Quote of the day

From I’m an Old Commie by Dan Lungu

“Coming home, I took a close look at the block of flats where we live…The block was no longer new like it was when we moved in, deliriously happy. More than 30 years have passed since then and it hadn’t seen so much as a lick of paint in all that time. The walls were peeling, and the corners have been eaten away by the rain. On the wall above a window on the first floor, there was a thick black streak left by smoke. In the winter they’d probably put a wood stove in and stuck the flue out the window. The steps in front of the entrance were chipped and the banisters were bent, rattling to the touch.”

This description took me immediately back to the giant communist era edifices that line Bulevardul Unirii in Bucharest.

It’s a small world after all…

I ride the train to and from work. I don’t usually have much interaction with other passengers. Going to work in the morning I usually sleep. Coming home I usually read or put my earphones and watch something on Netflix.

For a couple weeks now, there has been a new regular passenger that boards the train where I do and rides to Union Station. I’ve seen him every morning, but only occasionally on the ride home. Always friendly, he seemed always to want to chat, which is not usually my “thing”. I have my routine, you know?

After a couple weeks of random good mornings on the platform, yesterday morning we chatted on the platform waiting for our train. I had noticed before that he had an accent of some sort that I couldn’t quite place, so I asked him where the accent came from.

He said….

wait for it….

Oh, you already guessed. “I’m from Romania”, he said ( I hadn’t picked that up at all in his accent)

My jaw dropped open. Figuratively. At least I think it was figuratively.

I told him I had been to Romania twice, and his jaw dropped open. Definitely a metaphor this time…he actually did not seem surprised at all. He asked if I had gone for business or pleasure and I answered that it was neither really ( I was thinking of my first visit which was serendipity more than anything) and told him that I would explain another time when I had more time since our train was pulling in.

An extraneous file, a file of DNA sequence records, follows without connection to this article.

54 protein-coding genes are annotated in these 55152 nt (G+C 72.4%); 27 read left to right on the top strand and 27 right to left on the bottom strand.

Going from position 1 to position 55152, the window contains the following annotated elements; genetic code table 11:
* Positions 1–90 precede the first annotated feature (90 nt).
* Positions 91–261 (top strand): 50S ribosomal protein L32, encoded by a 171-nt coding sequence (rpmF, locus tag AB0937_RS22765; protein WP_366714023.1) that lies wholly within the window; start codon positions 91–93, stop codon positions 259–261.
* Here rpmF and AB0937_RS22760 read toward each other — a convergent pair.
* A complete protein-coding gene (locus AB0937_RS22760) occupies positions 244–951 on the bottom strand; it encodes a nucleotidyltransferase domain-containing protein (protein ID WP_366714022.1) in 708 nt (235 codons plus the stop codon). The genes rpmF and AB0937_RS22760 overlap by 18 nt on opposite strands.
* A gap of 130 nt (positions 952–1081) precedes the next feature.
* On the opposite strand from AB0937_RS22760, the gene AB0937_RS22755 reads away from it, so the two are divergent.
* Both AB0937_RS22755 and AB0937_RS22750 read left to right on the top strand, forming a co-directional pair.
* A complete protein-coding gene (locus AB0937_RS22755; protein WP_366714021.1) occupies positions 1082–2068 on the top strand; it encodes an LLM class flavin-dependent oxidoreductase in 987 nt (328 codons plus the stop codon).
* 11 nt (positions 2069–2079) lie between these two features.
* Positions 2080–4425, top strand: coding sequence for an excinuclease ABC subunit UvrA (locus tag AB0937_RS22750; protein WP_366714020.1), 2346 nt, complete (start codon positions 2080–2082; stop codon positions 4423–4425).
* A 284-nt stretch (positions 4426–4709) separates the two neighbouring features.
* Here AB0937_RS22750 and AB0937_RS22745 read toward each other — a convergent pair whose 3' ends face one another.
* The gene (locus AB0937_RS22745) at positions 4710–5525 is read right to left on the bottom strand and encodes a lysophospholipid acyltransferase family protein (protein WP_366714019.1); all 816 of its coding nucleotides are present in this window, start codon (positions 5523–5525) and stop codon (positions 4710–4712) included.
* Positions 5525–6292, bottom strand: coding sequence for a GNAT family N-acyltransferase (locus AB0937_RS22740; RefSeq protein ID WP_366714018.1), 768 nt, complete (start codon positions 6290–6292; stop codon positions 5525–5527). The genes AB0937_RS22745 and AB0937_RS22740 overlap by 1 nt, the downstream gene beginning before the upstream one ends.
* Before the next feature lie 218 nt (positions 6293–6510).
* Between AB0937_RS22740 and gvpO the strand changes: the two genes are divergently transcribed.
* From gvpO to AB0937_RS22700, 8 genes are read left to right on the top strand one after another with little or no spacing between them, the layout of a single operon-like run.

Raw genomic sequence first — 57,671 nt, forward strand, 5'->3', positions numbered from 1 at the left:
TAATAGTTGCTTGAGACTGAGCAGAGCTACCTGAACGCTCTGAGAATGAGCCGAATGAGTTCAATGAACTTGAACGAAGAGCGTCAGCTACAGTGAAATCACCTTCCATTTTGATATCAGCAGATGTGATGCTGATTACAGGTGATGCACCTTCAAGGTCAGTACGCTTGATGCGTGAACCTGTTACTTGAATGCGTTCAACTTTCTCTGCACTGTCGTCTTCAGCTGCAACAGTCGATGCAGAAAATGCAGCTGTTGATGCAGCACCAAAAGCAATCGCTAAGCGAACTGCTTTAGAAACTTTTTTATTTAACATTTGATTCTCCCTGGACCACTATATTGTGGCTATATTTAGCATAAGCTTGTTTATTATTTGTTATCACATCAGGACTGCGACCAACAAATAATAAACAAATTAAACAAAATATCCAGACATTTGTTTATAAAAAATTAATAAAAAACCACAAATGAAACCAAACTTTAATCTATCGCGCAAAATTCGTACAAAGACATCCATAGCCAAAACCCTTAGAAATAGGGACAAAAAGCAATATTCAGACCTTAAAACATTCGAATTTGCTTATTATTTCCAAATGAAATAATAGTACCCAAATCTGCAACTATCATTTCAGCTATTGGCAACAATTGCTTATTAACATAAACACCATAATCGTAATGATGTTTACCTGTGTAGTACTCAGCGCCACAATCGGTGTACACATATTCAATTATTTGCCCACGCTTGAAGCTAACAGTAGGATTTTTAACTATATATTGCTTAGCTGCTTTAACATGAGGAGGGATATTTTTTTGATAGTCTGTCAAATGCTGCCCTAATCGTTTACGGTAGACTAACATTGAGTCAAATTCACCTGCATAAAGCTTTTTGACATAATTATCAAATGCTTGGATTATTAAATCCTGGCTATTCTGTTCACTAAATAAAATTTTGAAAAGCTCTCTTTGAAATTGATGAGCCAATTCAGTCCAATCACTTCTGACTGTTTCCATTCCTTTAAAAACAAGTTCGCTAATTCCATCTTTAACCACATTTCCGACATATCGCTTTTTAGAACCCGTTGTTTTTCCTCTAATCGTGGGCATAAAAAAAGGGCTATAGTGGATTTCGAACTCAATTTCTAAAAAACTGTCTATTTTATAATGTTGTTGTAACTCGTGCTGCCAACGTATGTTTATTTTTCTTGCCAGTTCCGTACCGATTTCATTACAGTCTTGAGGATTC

Of course, as fate would have it, we found ourselves together on the ride home. We sat at the same table and I told him my story of how I had come to visit his country and he told me some of his story.  How he had grown up in Communist Romania and came to the USA some 35 years ago before the Revolution. How he had been prepared to go back and fight at that time. How he had been involved in church missions to go back and help the street kids in Bucharest for some time. We talked about some of the history of his country, the people, the places, and the food. He seemed genuinely surprised that I liked sarmale and mămăligă and promised that he would bring me some the next time he prepared it (or the holidays, whichever comes first).

Before I knew it, we arrived at our stop, shook hands and wished each other a good weekend. I’m sure we will talk again and I look forward to it.

My new Romanian friend.



Colourful Sighisoara, Romania — ~Joie de vivre~

Sighisoara is a stunning, and surprisingly tiny, medieval citadel in Transylvania, central Romania. Its story-book looks alone will blow you away, the buildings are simply gorgeous. Also the history and cultural appeal to the visual, make it one of the must-visit global destination. Unsurprisingly, Sighisoara is a UNESCO world heritage site and one of the […]

via Colourful Sighisoara, Romania — ~Joie de vivre~

DRACUL — poeturja

Blood origin stains Bucharest to Budapest corridor I, a dusky cocktail shaker of Romani Transylvanian Dragon And a hint of Hun Jewelry of choice Pungent garlic garlands Neckerchief hiding vulnerable spots Wild wolves leaping Through unshuttered windows Where babies in baskets Dream on the cold wood stove Mother rarely sleeping Until children of age […]

via DRACUL — poeturja